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The Corvette which was built 1955 already had composite fenders, doors and rear quarter panels and it also had a Chevy small block engine.
Germany has meanwhile over a million (if not several million) PV-systems installed. If fires were a common problem of PV-systems, Germany would be on fire. PV-module manufacturers typically warrant >80% of power after 25 years of operation: Also, if PV-systems would commonly fail, Germans would have stopped installing PV-systems by now, since a PV-system that doesn't produce any kWh is not receiving any FIT and therefore not generating any return on investment. Germany is a free country and not one single German has been forced to put PV on his roof.
The C7 does have a rear mounted transmission (transaxle). A 3 L diesel engine is heavier than a LS3 engine. Most people who would like a fuel efficient car with a diesel engine, wouldn't buy a Corvette. (One could also ask for a Corvette with pedals: )
Since the US has significantly more flexible gas power than China it is even better suited to integrate Wind and PV into the current grid than China: Also, the US has a high air conditioning demand in the summer which very much welcomes PV on existing roofs. The LCOE of wind is meanwhile between $33 and $65 /MWh: As soon as natural gas prices rice again, wind will be pretty competitive: Even small PV-systems in Germany are meanwhile being built for less than €1.5 /W. This means that Americans should in principle also be able to build complete PV-systems below $2/ W (hardware costs don't differ and US salary's are about the same). With 1700 sunhours per year, that leaves amortization costs of 7.8 cents/kWh (15 year amortization). The introduction of net-metering should be enough to promote the growth of PV on existing roofs in the US. Since a PV module has no moving parts, there's no reason why it shouldn't last over 30 years:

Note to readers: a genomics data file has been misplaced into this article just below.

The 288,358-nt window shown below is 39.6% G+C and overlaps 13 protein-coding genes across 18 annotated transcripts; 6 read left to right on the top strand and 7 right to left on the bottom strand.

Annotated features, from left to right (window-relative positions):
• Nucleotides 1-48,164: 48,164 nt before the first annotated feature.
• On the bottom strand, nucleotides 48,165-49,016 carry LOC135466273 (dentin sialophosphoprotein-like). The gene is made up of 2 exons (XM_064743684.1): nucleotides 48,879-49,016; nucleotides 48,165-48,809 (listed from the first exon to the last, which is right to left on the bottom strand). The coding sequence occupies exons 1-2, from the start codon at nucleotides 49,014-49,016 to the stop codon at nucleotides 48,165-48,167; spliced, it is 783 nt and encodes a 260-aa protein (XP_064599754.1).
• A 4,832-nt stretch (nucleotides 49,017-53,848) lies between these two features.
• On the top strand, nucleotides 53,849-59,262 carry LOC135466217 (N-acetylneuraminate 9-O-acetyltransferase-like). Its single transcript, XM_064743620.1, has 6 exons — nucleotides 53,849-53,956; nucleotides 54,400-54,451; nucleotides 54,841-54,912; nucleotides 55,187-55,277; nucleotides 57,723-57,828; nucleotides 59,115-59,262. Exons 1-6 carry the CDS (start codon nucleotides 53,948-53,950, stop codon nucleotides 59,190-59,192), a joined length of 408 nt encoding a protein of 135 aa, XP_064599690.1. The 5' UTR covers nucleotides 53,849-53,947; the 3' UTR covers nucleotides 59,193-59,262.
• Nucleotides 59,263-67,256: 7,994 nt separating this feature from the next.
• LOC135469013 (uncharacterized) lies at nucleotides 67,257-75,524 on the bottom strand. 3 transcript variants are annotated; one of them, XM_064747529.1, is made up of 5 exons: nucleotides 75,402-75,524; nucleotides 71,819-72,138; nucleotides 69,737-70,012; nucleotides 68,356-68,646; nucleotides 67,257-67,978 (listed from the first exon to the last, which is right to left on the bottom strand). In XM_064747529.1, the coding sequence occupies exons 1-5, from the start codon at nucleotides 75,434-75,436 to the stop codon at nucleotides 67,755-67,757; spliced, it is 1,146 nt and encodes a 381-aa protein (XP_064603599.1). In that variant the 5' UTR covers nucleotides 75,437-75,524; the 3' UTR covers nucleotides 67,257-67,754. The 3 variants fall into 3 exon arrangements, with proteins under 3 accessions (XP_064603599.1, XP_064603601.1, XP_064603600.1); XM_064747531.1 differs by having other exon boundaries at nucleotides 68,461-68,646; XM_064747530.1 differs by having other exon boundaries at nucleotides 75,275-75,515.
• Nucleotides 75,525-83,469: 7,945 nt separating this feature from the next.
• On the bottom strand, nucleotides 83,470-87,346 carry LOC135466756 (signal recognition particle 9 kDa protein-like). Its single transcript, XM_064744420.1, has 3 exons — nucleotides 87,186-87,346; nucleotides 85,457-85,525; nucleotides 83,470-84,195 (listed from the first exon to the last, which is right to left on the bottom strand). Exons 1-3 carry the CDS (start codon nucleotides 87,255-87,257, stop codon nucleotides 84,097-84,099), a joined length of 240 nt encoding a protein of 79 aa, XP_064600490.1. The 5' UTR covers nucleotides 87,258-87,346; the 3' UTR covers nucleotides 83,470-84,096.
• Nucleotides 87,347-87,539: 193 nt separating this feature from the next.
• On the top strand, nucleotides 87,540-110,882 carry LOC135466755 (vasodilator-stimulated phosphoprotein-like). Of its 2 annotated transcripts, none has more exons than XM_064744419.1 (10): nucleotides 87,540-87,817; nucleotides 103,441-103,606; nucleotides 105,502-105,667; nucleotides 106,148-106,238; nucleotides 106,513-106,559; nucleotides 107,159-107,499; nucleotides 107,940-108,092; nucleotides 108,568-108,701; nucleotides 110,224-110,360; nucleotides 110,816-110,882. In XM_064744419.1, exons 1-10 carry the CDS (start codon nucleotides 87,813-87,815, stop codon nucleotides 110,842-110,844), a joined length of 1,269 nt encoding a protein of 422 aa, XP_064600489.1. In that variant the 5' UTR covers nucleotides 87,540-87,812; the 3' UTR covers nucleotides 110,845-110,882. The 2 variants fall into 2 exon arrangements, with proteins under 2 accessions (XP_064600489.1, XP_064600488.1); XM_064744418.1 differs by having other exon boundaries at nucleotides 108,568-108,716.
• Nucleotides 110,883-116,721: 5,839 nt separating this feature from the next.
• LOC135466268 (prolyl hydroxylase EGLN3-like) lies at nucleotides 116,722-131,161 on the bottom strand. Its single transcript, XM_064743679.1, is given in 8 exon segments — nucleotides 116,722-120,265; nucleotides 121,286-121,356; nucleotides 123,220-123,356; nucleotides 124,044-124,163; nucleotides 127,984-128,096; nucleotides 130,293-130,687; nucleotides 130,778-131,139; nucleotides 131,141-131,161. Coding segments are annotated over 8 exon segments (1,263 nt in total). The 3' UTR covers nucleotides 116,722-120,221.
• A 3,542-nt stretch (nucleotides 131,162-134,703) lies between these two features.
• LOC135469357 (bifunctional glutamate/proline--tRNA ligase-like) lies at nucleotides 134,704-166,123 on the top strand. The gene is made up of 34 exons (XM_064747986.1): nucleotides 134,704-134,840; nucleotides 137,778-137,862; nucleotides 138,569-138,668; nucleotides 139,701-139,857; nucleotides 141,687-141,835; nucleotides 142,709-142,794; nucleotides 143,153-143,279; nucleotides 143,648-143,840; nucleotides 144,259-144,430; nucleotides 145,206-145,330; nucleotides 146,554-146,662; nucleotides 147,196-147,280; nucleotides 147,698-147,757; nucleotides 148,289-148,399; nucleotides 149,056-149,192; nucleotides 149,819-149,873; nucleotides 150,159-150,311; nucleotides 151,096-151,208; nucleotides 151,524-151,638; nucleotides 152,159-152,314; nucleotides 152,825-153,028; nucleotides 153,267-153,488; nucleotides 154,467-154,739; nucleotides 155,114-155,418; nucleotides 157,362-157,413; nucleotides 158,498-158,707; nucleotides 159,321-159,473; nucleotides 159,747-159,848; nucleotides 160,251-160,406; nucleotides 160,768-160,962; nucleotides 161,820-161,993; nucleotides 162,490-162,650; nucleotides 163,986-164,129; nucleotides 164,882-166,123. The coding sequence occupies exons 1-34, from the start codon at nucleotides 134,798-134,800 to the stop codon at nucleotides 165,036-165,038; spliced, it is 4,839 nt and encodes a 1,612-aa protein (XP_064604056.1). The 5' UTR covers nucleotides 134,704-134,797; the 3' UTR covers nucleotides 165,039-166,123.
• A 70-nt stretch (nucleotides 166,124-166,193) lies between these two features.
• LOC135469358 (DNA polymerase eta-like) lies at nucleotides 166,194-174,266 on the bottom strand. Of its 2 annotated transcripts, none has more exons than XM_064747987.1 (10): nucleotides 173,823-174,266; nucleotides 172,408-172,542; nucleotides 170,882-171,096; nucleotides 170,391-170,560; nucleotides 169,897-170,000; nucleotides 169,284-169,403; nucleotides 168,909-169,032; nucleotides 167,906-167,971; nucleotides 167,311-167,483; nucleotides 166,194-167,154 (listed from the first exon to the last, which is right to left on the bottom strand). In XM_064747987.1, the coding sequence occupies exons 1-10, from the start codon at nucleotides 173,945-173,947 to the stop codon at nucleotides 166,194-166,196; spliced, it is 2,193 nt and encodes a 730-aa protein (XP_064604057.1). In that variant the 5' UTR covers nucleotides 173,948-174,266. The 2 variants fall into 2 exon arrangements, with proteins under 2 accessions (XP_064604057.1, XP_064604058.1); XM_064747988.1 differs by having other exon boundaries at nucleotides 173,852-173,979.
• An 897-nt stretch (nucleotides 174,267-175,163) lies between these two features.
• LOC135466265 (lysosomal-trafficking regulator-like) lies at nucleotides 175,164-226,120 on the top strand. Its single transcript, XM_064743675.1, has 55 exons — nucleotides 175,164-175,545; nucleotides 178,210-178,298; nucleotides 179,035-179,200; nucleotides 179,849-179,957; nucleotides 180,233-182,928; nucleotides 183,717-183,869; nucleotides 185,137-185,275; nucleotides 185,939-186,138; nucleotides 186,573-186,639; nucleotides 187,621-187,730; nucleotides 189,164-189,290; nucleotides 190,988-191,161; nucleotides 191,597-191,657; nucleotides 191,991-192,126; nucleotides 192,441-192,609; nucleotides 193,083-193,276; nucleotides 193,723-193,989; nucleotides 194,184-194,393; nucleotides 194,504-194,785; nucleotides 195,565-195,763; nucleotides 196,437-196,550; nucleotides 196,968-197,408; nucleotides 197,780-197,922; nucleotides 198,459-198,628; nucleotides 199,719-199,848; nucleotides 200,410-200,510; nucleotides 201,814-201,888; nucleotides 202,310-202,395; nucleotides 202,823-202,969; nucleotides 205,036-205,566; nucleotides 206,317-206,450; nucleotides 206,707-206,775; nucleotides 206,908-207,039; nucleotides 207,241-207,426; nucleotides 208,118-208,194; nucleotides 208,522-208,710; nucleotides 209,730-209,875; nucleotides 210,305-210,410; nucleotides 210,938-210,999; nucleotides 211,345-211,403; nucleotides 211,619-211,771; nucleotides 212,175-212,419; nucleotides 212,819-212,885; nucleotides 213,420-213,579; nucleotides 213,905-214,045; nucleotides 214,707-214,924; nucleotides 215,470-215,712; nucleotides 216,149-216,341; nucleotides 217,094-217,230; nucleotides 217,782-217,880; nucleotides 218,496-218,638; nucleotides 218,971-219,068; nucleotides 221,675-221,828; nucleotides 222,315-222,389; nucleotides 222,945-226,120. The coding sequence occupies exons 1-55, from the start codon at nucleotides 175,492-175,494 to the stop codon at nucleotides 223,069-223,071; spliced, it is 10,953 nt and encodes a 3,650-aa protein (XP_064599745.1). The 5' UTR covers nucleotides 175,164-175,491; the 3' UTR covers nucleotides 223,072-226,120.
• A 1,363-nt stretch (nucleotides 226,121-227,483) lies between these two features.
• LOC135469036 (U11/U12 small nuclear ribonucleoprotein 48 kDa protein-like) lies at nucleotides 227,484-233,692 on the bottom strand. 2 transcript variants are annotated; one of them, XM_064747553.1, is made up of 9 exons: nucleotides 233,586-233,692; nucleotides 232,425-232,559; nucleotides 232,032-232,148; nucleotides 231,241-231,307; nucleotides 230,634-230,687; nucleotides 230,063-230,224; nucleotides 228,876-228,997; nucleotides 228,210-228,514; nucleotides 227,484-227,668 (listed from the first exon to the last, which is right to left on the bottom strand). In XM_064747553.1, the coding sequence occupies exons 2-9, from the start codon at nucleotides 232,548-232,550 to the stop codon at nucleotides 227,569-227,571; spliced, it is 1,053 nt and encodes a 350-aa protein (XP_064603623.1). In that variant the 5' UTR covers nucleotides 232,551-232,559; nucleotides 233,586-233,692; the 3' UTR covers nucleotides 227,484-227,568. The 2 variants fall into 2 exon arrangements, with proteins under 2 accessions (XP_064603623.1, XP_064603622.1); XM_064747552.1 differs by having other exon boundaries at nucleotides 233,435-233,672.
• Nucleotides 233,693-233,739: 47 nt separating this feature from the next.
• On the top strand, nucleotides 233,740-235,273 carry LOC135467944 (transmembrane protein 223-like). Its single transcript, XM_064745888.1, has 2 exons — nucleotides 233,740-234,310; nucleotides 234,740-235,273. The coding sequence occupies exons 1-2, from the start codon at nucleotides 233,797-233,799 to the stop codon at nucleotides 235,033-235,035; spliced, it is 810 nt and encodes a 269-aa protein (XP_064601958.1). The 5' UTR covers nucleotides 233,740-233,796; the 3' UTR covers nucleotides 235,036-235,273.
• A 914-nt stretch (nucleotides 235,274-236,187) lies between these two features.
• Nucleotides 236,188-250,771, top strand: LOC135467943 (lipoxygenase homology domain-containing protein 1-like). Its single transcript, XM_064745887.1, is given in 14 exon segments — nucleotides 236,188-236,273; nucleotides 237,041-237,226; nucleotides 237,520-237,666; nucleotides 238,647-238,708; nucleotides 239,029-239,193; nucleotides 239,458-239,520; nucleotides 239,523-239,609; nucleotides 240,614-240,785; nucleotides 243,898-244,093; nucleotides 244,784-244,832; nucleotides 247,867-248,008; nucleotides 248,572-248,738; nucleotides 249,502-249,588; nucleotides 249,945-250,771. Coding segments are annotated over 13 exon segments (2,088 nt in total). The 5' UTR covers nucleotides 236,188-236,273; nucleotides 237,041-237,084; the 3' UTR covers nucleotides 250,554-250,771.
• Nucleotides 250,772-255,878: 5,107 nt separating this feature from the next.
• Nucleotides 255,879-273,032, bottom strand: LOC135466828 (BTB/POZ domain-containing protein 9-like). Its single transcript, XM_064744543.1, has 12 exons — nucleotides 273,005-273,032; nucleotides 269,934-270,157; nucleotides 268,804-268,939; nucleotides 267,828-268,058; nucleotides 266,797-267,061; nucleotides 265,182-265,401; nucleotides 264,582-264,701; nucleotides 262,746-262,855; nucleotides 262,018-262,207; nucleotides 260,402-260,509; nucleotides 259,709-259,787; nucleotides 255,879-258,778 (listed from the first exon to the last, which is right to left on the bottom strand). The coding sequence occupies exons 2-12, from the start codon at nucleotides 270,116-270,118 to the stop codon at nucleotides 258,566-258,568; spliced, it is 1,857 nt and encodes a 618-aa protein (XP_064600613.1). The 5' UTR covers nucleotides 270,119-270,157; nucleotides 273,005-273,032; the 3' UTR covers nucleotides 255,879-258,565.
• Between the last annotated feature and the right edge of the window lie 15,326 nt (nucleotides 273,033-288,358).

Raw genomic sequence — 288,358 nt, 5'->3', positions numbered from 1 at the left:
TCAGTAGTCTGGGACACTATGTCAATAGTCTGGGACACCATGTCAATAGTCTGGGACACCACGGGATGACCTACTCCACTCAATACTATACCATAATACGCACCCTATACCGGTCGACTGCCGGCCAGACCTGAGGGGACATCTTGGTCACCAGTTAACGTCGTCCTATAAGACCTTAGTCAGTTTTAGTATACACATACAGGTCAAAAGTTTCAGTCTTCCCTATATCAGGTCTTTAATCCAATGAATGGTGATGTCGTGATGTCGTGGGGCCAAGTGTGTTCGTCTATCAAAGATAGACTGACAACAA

China will install 49 GW of renewable capacity in 2013 (21 GW hydro, 18 GW wind and 10 GW PV): China added 34 GWth of solar hot water capacity in 2010: According to IAEA China has brought 1 GW of new nuclear online (2012).
Darius. Germany's CO2-emissions were lower in 2011 than in 2010: In 2010 renewables in Germany accounted for 16.4% and nuclear for 22.4%. In 2012 renewables in Germany accounted for 21.9% and nuclear for 16%. So, German nuclear was not replaced by coal but mostly by renewables. And of course PV has obviously reduced peak electricity prices during daytime, since PV has practically zero marginal costs (this is called merit order effect): The reason why coal consumption primarily in Britain has increased is because of lower coal prices since the US is consuming less coal thanks to cheap shale gas (as opposed to Germany, Britain is intending to build more nuclear): EDF wants up to £140/MWh for its new nuclear power plants in Britain and this doesn't include decommissioning: This is more than the feed-in tariffs for PV in the UK above 4 kW: Large complete PV systems are meanwhile built for less than €1200 /kW in Germany: (and definitely not $4000 /kW as your link suggests). Germany has been subsidizing coal and nuclear almost 10 times more than feed-in tariffs were paid for renewable energies: So it's no surprise that coal is still being consumed in large amounts in Germany. If nuclear proponents are interested in reducing GHG-emissions, why are they typically attacking renewables and not subsides for fossil fuels or the large utilities which operate coal power plants or SUVs or inefficient buildings?